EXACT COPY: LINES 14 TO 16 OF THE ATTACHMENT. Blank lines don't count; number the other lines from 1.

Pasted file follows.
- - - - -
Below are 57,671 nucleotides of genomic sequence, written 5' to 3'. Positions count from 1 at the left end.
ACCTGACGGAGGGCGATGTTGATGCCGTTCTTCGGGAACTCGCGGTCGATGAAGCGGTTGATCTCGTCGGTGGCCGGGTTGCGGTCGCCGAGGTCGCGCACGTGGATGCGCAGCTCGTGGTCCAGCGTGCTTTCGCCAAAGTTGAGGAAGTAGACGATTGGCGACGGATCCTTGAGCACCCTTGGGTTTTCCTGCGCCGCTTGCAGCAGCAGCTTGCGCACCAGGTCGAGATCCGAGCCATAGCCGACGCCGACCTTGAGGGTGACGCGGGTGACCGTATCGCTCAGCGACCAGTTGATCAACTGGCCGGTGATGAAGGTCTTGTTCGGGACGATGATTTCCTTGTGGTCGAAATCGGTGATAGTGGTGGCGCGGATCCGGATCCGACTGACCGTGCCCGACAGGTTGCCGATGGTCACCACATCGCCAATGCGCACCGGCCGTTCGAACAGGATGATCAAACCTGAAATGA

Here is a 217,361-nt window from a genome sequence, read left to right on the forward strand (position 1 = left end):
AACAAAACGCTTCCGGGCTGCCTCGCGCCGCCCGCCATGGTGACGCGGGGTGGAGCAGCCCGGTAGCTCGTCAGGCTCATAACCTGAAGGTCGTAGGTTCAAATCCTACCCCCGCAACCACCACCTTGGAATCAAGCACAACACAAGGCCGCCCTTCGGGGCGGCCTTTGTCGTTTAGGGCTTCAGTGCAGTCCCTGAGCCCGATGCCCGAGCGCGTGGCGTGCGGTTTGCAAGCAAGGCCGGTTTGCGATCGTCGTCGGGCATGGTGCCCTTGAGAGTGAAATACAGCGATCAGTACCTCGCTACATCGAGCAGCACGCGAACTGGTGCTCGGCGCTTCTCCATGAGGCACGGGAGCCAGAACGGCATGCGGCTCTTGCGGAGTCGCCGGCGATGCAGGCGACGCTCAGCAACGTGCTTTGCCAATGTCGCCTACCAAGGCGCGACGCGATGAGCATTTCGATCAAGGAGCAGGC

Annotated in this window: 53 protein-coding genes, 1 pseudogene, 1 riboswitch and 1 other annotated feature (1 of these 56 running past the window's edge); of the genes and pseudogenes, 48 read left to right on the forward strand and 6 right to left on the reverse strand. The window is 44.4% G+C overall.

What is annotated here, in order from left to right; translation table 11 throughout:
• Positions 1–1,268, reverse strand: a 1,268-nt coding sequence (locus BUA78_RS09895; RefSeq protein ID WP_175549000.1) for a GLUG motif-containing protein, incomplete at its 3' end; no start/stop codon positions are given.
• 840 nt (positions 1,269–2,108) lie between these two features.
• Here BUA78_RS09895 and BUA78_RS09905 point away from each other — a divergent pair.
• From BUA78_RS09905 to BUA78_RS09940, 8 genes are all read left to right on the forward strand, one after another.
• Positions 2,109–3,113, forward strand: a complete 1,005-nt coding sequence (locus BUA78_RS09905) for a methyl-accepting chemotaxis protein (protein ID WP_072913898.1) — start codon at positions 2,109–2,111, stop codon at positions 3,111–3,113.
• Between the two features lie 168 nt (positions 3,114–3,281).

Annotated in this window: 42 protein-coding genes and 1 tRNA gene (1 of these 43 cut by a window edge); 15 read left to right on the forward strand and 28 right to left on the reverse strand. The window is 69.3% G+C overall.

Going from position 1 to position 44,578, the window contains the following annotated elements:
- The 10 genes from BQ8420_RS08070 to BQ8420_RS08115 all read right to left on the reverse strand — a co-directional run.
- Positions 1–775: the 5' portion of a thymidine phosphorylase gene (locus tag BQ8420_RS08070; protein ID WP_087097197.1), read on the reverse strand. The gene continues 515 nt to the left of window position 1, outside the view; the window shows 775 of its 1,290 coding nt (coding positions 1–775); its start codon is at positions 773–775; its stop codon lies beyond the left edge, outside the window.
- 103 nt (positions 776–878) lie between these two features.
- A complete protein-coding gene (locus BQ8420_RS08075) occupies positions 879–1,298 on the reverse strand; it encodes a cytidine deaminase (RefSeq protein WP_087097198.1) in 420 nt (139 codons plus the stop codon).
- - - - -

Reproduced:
Going from position 1 to position 44,578, the window contains the following annotated elements:
- The 10 genes from BQ8420_RS08070 to BQ8420_RS08115 all read right to left on the reverse strand — a co-directional run.
- Positions 1–775: the 5' portion of a thymidine phosphorylase gene (locus tag BQ8420_RS08070; protein ID WP_087097197.1), read on the reverse strand. The gene continues 515 nt to the left of window position 1, outside the view; the window shows 775 of its 1,290 coding nt (coding positions 1–775); its start codon is at positions 773–775; its stop codon lies beyond the left edge, outside the window.